Saudi Arabia has started pumping the extra oil it had promised earlier this month in an effort to ease fuel prices, reported The Associated Press, quoting an official from an OPEC country.
Saudi Arabia's national oil company, Aramco, raised production this week, according to the official, who spoke on condition of anonymity.
He did not say how much more oil the kingdom was pumping, but the Saudis said early this month they would increase oil output by 500,000 barrels a day, said the AP.
Oil traders in Asia confirmed they had been told to expect more Saudi oil in August, when the additional oil would reach the markets.
The unilateral Saudi move comes despite criticism from the Organization of Petroleum Exporting Countries and a lack of consensus among members, the agency said.
On Friday, OPEC President Ali Rodriguez had said Saudi Arabia would not increase current output unless it got approval from OPEC partners. Rodriguez has said he and other OPEC counterparts felt the time was not ripe for an immediate increase.
Rodriguez, also Venezuela's oil minister, was in Iran on Saturday as part of a tour of OPEC countries. In the meetings, the Iranian president and other officials called for OPEC producers to restrain from pumping more oil, saying the cartel needs to remain united and firm if it is to remain effective.
"This is not possible unless all members look toward the interests of producing nations," Iranian President Mohammad Khatami told Rodriguez.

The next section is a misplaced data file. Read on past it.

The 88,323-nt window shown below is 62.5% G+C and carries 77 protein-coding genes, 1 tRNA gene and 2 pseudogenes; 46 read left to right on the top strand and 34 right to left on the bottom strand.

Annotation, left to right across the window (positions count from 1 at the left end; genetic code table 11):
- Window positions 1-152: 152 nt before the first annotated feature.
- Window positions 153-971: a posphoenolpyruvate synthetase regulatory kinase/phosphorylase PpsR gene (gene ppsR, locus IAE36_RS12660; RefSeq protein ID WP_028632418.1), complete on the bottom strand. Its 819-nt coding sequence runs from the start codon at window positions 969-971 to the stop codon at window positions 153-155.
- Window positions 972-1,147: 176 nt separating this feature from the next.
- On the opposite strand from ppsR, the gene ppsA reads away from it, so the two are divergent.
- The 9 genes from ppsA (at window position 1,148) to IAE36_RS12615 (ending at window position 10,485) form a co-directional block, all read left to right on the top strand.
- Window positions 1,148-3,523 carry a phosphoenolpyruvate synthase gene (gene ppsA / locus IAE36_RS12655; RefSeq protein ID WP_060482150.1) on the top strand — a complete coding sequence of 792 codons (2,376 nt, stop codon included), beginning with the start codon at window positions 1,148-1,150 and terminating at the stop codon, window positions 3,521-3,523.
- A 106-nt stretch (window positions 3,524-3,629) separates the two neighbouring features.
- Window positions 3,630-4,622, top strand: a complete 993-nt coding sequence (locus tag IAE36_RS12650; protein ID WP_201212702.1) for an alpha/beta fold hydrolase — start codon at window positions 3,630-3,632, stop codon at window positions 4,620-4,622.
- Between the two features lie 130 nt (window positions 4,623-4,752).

Khatami said all OPEC members must abide by the cartel's decisions.
"I believe there are hands at work to disrupt the balance between supply and demand and bring about a price collapse that will result in irreparable damages to producing nations," Khatami was quoted as saying.
OPEC producers agreed to bring an additional 708,000 barrels a day on the market starting this month, but the hike so far has not reduced prices.
Except for Saudi Arabia, Kuwait and the United Arab Emirates, OPEC producers do not have the spare capacity to join in an output increase.
Other OPEC producers fear that additional crude on the market could lead to a collapse in prices, similar to the one in 1998, when a barrel was selling for under $11, according to the agency.
OPEC's official overall output is 25.4 million barrels a day, about a third of which comes from Saudi Arabia.
OPEC is scheduled to meet in Vienna, Austria, on September 10th.
Saudi Arabia is believed to have been lobbying for an emergency OPEC meeting next week, but Iranian Oil Minister, Bijan Namdar Zanganeh, said Rodriguez and Iran oppose such a meeting, the AP added - Albawaba.com
© 2000 Al Bawaba (www.albawaba.com )